Why are you at a party if you’re sad?
Want to hear our thoughts instead? LISTEN TO US TALK ABOUT Beginners ON OUR PODCAST ON ITUNES OR STITCHER!
Hello Everyone! Welcome back, welcome back, sorry we were gone so long, but hey, things happen. The larger news is that with our return, we have a new addition to the Birthday Super Munch series! Back in August when André and Leanna were flying their lovebird-selves to various cities in Europe for their honeymoon, Ben celebrated his birthday, which means it fell on his shoulders to choose the next entry into this series. What movie did we watch this week you ask? Well if you some how missed the large text right above, we sat down to watch the much-loved, 2011 movie, Beginners: A tale of finding love amongst grief and depression and coming to terms with unexpected news.
For Beginners, we took inspiration from the idea of and references to sadness in the film. We took our own experiences with sadness and the food we eat to cope with it as the basis for this meal.
To get you into the mood for the food in this post, quickly take a look at the closest window nearby (and if there is not one, conjure up an image of it in your mind’s eye). Now, no matter what the weather is outside, place in that pink matter of yours the image of a dark grey day, that is neither cold nor warm. A day with no movement, solace not found in the potentiality of rain, because that is just an afterthought on this day. It is the Monday of a three-day weekend, and the weight and requirements of the capitalist world weighs on your shoulders, and you are in no way looking forward to the responsibility of a job tomorrow. Your mind is cluttered, dark, sad after you have just broken up with your significant other, non-significant other now, and your normally fluffy and friendly dog has no interest in offering you comfort. Despite all of this, you are a human and you have needs, the increasing pains in your midsection remind you so. You wrestle your body off of the cold and oppressively hard floor, dragging yourself over to the refrigerator to satiate yourself in any way possible. The following meal is what you find.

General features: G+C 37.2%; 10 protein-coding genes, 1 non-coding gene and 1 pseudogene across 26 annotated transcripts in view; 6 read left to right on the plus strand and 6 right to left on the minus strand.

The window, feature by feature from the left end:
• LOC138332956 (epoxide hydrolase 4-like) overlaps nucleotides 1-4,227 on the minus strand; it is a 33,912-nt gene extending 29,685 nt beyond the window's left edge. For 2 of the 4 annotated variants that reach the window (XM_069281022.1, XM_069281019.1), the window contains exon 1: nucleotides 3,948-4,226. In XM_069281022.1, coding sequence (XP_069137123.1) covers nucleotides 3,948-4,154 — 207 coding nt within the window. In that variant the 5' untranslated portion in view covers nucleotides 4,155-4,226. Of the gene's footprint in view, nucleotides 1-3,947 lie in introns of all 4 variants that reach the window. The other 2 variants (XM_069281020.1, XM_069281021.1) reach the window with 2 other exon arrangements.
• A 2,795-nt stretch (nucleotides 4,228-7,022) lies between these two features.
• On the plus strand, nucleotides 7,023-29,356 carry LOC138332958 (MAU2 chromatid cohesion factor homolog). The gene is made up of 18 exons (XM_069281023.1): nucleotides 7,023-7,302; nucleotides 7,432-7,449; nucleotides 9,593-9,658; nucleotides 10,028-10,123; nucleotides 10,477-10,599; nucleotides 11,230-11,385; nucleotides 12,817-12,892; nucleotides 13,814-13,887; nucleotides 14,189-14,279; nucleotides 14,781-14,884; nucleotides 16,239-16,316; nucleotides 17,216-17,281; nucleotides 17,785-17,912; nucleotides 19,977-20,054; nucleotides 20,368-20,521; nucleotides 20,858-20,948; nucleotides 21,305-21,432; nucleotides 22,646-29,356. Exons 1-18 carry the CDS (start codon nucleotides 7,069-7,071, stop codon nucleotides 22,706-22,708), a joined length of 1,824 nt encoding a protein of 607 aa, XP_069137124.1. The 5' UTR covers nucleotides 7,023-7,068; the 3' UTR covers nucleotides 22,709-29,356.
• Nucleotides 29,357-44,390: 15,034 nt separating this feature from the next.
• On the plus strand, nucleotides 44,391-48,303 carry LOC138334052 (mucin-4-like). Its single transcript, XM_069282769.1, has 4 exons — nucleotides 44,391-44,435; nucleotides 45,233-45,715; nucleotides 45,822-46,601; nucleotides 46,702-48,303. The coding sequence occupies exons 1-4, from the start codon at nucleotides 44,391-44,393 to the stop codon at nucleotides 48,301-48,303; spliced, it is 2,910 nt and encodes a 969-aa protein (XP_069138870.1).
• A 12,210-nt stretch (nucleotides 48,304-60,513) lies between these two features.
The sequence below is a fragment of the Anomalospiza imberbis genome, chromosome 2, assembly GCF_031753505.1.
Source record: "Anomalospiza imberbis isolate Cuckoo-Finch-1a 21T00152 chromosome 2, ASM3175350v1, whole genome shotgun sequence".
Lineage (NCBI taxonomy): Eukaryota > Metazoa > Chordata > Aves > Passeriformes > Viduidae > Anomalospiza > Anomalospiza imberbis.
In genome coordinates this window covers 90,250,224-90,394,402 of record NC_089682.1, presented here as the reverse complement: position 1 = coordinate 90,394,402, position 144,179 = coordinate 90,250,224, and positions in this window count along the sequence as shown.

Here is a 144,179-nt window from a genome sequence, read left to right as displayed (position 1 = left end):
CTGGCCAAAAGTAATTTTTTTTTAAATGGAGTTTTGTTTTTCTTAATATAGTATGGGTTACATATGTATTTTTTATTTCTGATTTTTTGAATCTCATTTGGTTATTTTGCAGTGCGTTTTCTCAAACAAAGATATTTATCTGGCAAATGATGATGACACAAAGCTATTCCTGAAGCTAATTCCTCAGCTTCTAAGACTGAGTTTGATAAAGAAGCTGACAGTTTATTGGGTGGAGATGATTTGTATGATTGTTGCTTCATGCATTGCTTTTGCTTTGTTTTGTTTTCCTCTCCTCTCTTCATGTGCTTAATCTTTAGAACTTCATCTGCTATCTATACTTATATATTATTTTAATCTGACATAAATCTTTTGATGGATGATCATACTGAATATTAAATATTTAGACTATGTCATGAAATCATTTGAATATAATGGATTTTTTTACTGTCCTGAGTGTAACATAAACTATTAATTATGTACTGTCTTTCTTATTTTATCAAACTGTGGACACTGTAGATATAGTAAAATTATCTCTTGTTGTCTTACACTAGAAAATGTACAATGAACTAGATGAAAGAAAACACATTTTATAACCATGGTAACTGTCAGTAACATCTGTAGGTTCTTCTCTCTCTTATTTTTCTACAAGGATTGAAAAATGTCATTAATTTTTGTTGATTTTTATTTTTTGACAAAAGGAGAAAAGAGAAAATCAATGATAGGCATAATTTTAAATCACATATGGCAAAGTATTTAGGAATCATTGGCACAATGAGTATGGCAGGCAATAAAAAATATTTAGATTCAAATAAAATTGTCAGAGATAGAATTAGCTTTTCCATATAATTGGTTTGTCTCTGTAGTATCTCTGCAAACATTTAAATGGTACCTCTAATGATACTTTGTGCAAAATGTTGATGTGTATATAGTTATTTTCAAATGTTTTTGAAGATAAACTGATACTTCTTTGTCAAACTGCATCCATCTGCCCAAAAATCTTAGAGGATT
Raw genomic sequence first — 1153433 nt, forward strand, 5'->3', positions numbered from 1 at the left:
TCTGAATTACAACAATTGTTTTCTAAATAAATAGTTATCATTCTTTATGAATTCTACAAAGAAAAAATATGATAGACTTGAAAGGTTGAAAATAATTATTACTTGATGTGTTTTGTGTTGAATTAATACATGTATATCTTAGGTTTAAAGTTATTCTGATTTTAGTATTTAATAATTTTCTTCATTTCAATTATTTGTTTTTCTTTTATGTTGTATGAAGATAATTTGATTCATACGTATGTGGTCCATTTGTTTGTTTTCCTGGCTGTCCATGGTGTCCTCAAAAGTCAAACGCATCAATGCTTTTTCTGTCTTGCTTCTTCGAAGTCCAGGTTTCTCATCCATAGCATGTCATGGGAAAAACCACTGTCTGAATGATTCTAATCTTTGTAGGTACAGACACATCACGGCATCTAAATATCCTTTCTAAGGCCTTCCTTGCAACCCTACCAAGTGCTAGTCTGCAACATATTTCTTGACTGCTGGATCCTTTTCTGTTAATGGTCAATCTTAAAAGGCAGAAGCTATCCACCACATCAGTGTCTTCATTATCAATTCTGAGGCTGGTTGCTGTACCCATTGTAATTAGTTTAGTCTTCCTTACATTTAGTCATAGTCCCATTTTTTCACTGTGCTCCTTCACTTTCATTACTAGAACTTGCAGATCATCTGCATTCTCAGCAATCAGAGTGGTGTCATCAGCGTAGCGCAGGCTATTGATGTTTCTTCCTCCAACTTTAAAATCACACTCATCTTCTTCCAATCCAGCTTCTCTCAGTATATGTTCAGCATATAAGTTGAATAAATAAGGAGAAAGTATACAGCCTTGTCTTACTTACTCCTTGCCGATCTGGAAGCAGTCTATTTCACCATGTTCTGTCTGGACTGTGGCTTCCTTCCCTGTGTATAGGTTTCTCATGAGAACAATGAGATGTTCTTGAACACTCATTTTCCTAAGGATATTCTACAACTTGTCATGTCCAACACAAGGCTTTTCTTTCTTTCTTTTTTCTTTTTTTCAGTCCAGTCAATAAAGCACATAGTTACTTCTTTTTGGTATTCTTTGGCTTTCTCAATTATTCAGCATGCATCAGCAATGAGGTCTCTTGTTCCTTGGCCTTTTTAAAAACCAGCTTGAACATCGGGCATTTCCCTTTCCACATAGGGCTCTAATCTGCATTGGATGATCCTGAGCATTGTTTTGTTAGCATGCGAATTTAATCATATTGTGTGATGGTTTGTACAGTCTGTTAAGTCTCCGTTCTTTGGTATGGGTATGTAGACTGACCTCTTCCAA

André here. When I think back to the saddest food I ever had, I am reminded of a time before I lived with Leanna, and had no one watching out for me to make sure I was eating balanced, wholesome meals. When I was sad, I had no desire to spend any time cooking at all. What would usually happen is I would get hungry, look in the fridge, see nothing ready to eat, and decide to eat later. Once I reached a new level of hunger, I would repeat the process, lowering my standard for what would make an acceptable meal. One day, I saw that we had Costco’s spinach and artichoke dip in the fridge, which was one of my favorite treats at the time. However, we were out of pita chips, which were my preferred dip delivery system. By some happy accident, there were tortillas in the fridge, so I decided to heap some dip on the tortilla, fold it in half, and nuke it in the microwave. In 30 seconds, I had a spinach and artichoke quesadilla ready to go. This quickly became my go-to sad meal and I ate it more times than I am willing to admit.
For this post, we recreated the meal in all of its sad glory, but this time with homemade spinach and artichoke dip, rather than the pre-bought stuff at Costco. It was important that on this day we ultimately celebrated Ben’s birthday with delicious food, and hey, we are also a food blog, and we have standards to uphold! We scooped the freshly cooked dip onto room temperature tortillas, so there was no microwave involved. This made the quesadilla much less soggy than I remember, which significantly improved the meal.